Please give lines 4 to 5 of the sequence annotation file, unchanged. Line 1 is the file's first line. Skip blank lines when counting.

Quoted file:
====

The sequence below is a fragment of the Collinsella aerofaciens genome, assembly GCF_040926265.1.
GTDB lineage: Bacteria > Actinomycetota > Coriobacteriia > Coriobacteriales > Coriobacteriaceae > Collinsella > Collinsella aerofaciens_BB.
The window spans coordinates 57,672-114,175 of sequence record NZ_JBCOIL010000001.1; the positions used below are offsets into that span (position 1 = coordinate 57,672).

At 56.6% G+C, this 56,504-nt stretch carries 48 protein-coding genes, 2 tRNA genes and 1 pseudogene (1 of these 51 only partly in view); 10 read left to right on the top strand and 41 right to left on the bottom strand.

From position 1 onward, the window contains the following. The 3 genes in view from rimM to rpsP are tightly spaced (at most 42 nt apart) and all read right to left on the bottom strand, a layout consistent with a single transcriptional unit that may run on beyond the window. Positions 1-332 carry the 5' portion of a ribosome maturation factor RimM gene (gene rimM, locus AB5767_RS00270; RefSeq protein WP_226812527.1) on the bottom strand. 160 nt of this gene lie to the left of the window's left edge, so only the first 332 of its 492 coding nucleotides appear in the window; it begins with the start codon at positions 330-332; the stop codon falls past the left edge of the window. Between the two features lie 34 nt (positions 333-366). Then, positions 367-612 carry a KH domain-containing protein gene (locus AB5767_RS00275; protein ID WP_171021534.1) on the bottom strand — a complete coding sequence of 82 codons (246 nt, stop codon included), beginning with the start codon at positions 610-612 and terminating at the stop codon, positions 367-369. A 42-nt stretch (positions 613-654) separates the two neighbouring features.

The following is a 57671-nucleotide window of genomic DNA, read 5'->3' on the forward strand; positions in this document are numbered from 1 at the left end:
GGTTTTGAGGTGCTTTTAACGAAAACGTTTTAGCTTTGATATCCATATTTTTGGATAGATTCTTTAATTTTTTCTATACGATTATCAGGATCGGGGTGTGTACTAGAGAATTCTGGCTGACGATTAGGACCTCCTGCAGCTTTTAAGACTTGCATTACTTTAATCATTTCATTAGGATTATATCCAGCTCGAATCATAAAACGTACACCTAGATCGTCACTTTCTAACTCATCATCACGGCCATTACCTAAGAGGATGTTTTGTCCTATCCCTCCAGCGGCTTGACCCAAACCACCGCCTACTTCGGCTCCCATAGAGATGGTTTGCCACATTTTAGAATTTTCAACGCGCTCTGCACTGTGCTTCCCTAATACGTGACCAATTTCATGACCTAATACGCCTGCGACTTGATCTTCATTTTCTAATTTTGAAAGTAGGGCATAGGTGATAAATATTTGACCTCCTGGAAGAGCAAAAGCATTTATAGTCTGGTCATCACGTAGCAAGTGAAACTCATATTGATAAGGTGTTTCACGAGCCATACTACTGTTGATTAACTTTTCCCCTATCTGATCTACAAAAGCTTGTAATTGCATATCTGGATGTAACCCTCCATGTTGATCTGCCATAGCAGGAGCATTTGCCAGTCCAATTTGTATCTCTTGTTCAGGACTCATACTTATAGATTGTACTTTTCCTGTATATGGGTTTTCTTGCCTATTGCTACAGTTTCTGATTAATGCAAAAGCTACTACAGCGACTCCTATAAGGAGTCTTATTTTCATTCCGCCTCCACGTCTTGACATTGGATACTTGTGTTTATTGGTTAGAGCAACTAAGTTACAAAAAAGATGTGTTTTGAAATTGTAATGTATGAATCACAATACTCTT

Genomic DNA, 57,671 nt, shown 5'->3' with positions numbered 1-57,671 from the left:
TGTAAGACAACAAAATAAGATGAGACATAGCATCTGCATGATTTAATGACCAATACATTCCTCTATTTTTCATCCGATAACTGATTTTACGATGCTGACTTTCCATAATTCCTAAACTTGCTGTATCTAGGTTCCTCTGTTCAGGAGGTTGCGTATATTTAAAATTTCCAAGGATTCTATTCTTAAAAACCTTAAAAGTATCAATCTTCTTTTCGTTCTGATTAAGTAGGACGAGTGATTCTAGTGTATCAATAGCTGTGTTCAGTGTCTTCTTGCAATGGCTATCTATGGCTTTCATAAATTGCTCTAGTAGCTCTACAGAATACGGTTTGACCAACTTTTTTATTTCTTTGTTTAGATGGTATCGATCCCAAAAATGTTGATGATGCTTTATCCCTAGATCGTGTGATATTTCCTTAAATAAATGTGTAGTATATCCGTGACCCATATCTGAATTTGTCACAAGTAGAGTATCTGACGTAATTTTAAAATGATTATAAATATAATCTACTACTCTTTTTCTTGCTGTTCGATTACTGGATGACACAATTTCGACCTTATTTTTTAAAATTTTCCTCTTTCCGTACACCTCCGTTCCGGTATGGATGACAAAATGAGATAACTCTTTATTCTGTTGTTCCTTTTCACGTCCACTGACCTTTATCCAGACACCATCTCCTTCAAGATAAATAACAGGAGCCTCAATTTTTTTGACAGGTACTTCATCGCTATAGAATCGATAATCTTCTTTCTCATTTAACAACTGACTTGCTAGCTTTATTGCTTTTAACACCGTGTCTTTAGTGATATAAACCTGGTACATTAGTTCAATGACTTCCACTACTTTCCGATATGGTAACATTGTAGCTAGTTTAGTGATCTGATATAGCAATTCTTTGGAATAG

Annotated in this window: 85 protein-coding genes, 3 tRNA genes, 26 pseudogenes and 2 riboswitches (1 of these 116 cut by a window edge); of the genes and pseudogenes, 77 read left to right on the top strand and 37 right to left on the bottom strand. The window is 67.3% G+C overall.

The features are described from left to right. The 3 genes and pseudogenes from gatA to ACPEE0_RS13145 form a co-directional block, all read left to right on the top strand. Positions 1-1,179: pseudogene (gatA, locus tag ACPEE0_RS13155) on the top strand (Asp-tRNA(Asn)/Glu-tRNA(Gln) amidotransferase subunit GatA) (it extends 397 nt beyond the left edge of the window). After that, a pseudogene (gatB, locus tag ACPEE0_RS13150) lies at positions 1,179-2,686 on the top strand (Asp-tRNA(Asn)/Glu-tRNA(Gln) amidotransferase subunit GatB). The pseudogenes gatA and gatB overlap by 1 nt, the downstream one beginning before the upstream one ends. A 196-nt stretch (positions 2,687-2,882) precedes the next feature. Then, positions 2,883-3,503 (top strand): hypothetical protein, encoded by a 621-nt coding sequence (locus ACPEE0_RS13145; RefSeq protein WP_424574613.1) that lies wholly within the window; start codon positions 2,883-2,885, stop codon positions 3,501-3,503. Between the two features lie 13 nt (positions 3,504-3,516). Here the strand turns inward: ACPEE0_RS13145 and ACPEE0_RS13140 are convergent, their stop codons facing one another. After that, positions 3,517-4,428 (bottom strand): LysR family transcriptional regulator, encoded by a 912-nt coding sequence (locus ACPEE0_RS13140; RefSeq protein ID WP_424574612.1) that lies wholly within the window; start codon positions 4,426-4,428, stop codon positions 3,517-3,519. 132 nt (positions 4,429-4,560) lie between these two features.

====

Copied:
At 56.6% G+C, this 56,504-nt stretch carries 48 protein-coding genes, 2 tRNA genes and 1 pseudogene (1 of these 51 only partly in view); 10 read left to right on the top strand and 41 right to left on the bottom strand.

From position 1 onward, the window contains the following. The 3 genes in view from rimM to rpsP are tightly spaced (at most 42 nt apart) and all read right to left on the bottom strand, a layout consistent with a single transcriptional unit that may run on beyond the window. Positions 1-332 carry the 5' portion of a ribosome maturation factor RimM gene (gene rimM, locus AB5767_RS00270; RefSeq protein WP_226812527.1) on the bottom strand. 160 nt of this gene lie to the left of the window's left edge, so only the first 332 of its 492 coding nucleotides appear in the window; it begins with the start codon at positions 330-332; the stop codon falls past the left edge of the window. Between the two features lie 34 nt (positions 333-366). Then, positions 367-612 carry a KH domain-containing protein gene (locus AB5767_RS00275; protein ID WP_171021534.1) on the bottom strand — a complete coding sequence of 82 codons (246 nt, stop codon included), beginning with the start codon at positions 610-612 and terminating at the stop codon, positions 367-369. A 42-nt stretch (positions 613-654) separates the two neighbouring features.